$59 for Eye Exam and $200 Toward Prescription Glasses at Sezani & Co Optical ($245 Value)

Midtown South Central

$59
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In a Nutshell

Optometrist with more than 20 years' experience examines eyes before filling designer frames by Gucci and Ray-Ban with prescription lenses

The Fine Print

Expires 90 days after purchase. Limit 1 per person, may buy 1 additional as a gift. Limit 1 per visit. Appointment required. 24-hr cancellation notice required. Not valid with insurance. Consultation required; non-candidates and other refund requests will be honored before service provided. Merchant is solely responsible to purchasers for the care and quality of the advertised goods and services.

Sunglasses have tons of uses, from making your dog look like a blues musician to making your desktop cactus look like a blues musician. Look as cool as a blues musician with this Groupon.

The Deal

  • $59 for an eye exam and $200 toward prescription eyeglasses or sunglasses ($245 total value)

Polarized Lenses: Blocking the Glare

The inventory includes sunglasses with polarized lenses. Learn exactly what that means with Groupon’s introduction to this technology.

When light leaves the sun, it’s kind of aimless. As a ray barrels through space at the speed of, well, light, the advancing electromagnetic field that makes up a light wave fluctuates in strength around the direction of the ray in many different planes.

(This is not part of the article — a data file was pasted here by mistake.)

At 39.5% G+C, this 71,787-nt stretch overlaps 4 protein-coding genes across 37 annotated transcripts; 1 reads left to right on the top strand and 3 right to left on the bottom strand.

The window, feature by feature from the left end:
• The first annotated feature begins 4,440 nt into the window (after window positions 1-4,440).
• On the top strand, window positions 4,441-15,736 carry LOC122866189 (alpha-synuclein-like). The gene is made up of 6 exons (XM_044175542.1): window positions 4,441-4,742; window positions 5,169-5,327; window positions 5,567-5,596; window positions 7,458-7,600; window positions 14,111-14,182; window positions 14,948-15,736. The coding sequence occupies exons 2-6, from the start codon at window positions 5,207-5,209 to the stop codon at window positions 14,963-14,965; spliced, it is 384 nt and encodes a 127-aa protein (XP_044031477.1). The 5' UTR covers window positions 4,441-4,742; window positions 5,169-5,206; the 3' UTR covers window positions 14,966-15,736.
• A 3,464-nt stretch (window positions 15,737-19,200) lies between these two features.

It’s the job of polarized lenses to get this erratic light in line. A polarizing filter consists of microscopic crystals in which strands of molecules are all aligned parallel to each other. When unpolarized light hits the filter, those molecule chains absorb any energy that’s traveling in the same plane they’re aligned in, blocking it from passing through. What emerges on the other side is now polarized, with all its energy fluctuating within a single plane.

Why worry about how a wave of light gets to you at all? As anyone who’s ever squinted through the too-bright reflection from a car’s hood or a body of water can sense, light polarized in certain directions can be dangerous. When light bounces off horizontal surfaces, it becomes horizontally polarized, resulting in the blinding phenomenon known as glare. For this reason, sunglasses with polarized lenses are coated with (or, in some cases, formulated containing) a filter that blocks this horizontal light, allowing through only the gentler vertical components in the environment. This improves safety for drivers, beachgoers, boaters, and whale ranchers, although not for downhill skiers—on the slopes, you need to see horizontally reflected light to alert you to icy patches ahead.

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    Midtown South Central

    1006 6th Avenue

    New York, New York 10018

    212-764-6133

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For those who dress to thrill